Infield Moisture Management
Friday, May 22, 2015
Written by Ryan DeMay
Berliner Sports Park/Columbus Recreation and Parks
As we near Memorial Day weekend, baseball and softball fields from the
professional to recreational levels are in peak season. There are high demands on Sports Turf Managers to deliver a safe, playable, and aesthetically pleasing surface on a daily basis and with those demands come challenges. This week let’s take a look at moisture management on skinned infields.
Whether or not one has the ability to water and/or tarp the field(s) you are responsible for, we are all in the business of managing moisture on the playing surfaces we care for. Testing your infield mix and knowing its physical characteristics, including sand fractions and sand, silt, and clay percentages, will play a crucial role in how moisture is properly managed for a particular field. Quick couplers, irrigation systems, and tarps certainly do make it more simple to manage moisture at a consistent level however, there are alternatives for those who lack the resources or infrastructure.
Engineered soils will have a balanced silt to clay ratio and properly sized sand fractions to allow for regular "flooding” of the infield skin. "Flooding” pulls water down through the profile to create a baseline moisture that can be managed with light, frequent watering right up to pre-game. These infield mixes tend to be higher in initial cost but, provide excellent playability and consistency in the Sports Turf Manager’s approach necessary for proper moisture management.
Harvested infield mixes come from a variety of local sources and tend to vary both in their physical characteristics and their ease of moisture management. Here in Ohio, harvested mixes tend to be higher in silt content due in large part to the imbalance of silt/clay in the "dirt” portion of the mix, and in some cases unwashed sand being used in the mix. High silt mixes are a problem for field managers due to the slick conditions they create when wet and the rock hard surface they create when dry.
Once one understands the physical characteristics of the infield mix, he/she can then develop a plan to effectively manage moisture to the best of your ability and resources. Knowing the physical composition of each field’s infield mix is a huge first step to adding in other elements to the skinned surface management plan such as quick couplers, irrigation systems, and tarps but, what if some or all of those resources are not available to you? The answer might lie in your spray tank.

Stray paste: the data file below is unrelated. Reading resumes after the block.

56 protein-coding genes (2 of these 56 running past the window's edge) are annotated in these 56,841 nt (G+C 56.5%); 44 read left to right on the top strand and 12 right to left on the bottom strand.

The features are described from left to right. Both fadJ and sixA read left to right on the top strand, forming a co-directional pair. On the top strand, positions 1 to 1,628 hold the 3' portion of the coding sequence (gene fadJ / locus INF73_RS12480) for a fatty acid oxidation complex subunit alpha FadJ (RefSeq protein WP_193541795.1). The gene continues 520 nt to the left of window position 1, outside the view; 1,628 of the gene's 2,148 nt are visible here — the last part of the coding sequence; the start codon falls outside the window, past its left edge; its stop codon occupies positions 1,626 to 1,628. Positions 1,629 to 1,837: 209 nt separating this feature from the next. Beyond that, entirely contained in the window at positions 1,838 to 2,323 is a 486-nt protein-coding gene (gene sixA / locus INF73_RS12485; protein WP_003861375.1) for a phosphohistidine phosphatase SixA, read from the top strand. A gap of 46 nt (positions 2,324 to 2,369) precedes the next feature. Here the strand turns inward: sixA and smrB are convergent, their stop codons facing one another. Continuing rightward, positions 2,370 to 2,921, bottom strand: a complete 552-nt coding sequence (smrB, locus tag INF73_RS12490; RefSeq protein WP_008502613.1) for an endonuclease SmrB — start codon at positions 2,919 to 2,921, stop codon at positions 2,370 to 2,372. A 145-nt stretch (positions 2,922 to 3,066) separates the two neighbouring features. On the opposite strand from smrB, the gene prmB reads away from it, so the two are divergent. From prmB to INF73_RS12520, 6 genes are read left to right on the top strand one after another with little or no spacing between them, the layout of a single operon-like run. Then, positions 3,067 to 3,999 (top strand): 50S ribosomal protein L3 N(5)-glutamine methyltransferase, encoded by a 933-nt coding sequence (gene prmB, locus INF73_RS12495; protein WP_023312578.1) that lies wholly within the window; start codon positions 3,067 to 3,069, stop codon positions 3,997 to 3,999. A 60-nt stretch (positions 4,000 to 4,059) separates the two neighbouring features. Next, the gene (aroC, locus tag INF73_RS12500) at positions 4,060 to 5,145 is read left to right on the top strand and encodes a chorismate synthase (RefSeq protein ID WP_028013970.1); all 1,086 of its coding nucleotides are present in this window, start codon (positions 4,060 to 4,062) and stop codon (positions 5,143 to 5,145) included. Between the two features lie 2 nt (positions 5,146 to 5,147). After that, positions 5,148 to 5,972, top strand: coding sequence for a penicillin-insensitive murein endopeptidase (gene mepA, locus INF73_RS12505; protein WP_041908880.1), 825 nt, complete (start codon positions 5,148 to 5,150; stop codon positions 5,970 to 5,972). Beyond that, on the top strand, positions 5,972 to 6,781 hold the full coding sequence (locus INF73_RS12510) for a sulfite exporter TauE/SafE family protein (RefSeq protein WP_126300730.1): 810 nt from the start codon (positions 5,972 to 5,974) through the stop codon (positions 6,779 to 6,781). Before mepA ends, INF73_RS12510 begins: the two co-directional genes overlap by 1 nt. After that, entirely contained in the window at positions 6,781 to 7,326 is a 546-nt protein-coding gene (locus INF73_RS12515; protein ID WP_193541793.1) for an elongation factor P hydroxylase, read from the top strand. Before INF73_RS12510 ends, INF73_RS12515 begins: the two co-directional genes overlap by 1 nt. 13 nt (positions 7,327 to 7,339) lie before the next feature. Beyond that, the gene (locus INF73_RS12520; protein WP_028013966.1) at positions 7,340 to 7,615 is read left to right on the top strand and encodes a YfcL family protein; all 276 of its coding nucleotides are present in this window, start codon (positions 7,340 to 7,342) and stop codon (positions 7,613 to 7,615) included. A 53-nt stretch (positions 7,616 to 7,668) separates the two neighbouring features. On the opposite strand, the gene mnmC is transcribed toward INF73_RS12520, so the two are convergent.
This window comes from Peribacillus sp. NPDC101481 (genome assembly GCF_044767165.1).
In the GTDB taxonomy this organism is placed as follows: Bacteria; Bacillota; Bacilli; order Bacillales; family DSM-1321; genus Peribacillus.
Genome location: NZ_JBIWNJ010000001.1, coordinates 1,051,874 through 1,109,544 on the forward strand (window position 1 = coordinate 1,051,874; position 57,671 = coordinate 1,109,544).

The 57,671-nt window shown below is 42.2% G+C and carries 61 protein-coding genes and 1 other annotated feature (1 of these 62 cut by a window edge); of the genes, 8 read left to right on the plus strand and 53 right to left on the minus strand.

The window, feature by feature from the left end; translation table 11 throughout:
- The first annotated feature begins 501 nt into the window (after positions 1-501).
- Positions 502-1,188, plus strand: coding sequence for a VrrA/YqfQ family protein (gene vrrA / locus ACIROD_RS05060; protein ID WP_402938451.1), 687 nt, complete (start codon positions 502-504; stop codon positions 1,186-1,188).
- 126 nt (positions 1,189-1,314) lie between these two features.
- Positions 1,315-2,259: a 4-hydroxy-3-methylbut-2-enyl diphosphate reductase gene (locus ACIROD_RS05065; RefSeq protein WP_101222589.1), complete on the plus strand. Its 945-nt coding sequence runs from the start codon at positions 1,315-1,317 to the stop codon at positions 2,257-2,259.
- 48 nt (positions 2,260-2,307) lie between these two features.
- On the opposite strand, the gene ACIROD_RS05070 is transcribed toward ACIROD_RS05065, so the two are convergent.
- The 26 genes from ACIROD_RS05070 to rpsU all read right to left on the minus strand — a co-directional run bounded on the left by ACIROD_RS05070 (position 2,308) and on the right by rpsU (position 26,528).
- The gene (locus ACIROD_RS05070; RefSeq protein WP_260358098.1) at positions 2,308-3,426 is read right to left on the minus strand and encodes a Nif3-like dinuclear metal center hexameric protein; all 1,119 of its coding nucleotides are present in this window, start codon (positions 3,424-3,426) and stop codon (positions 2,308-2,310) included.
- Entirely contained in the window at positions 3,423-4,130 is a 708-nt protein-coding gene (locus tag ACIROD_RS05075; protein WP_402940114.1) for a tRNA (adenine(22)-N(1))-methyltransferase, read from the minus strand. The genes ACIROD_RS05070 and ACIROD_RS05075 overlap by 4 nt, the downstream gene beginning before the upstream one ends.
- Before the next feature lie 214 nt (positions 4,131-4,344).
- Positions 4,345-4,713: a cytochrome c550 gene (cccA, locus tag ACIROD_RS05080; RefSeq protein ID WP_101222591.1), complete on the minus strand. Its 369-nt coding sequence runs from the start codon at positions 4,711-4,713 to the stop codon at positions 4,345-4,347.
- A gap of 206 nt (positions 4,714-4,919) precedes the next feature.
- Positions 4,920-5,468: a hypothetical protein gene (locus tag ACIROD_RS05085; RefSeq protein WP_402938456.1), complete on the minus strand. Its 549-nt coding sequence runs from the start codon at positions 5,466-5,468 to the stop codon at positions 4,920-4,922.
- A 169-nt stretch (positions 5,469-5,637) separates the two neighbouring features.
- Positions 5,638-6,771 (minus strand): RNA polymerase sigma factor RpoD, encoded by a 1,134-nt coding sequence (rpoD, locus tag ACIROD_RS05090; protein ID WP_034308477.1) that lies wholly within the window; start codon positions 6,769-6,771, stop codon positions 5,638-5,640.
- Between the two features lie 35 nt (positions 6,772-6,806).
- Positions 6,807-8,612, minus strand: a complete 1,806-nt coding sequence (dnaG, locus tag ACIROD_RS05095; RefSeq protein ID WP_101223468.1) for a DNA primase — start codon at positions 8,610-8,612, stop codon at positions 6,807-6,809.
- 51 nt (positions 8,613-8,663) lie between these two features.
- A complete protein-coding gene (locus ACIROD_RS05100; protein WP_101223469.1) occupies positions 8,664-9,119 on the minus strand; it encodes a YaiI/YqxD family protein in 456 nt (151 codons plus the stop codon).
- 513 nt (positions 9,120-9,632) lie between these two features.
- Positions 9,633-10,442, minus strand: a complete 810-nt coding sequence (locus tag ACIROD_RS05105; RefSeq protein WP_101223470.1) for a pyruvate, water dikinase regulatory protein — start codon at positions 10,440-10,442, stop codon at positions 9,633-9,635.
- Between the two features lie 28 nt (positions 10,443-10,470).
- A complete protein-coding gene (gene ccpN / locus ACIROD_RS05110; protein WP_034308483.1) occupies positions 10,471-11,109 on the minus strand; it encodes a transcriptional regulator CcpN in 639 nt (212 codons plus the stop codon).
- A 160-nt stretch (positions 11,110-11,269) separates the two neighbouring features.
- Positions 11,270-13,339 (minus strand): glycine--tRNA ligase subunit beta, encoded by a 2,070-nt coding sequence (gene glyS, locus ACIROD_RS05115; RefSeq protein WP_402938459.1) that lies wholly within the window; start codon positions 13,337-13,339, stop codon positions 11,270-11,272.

Wetting agents have been long used in golf turf management for the purposes of more uniformly distributing water across and/or downward through the soil profile. For our purposes in skinned infield management, our soil profile will be the infield mix itself. There are numerous High School, College, and Park and Recreation fields throughout the country that have turned to wetting agents to help better manage moisture at a consistent level and do so with less labor.
Why would I spray a wetting agent when my conditioner already holds moisture in my skinned surface? These products are different than a calcined or vitrified clay infield conditioners because they actually are synthetic polymers that modify surface tension around soil particles and don’t actually hold any moisture on their own.
The average cost of a wetting agents range from $2-4 per thousand feet, per application with most programs requiring applications every two to four weeks through the playing season. One item of note is that just like using products on the turf we manage, it may take several attempts to identify the product that works well on the field you manage and makes you feel comfortable in managing moisture levels.
Feel free to read more about infield mix testing in a series of very informative blog posts from OTF Member Jamie Mehringer of J&D Turf.
Test your infield mix
What do the results mean? (Gravel)
What do the results mean? (Sand)
What do the results mean? (Silt & Clay)
What do the results mean? (Silt to clay ratio)
Additionally, please see the recent article, featuring OTF Member Brian Hall of the Sylvania Recreation District, on how using wetting agents on the skinned infields he and his staff manage has paid off. Other links include reference on wetting agent classifications and history of their development.
Making water work
Understanding the different wetting agent chemistries
Soil wetting agents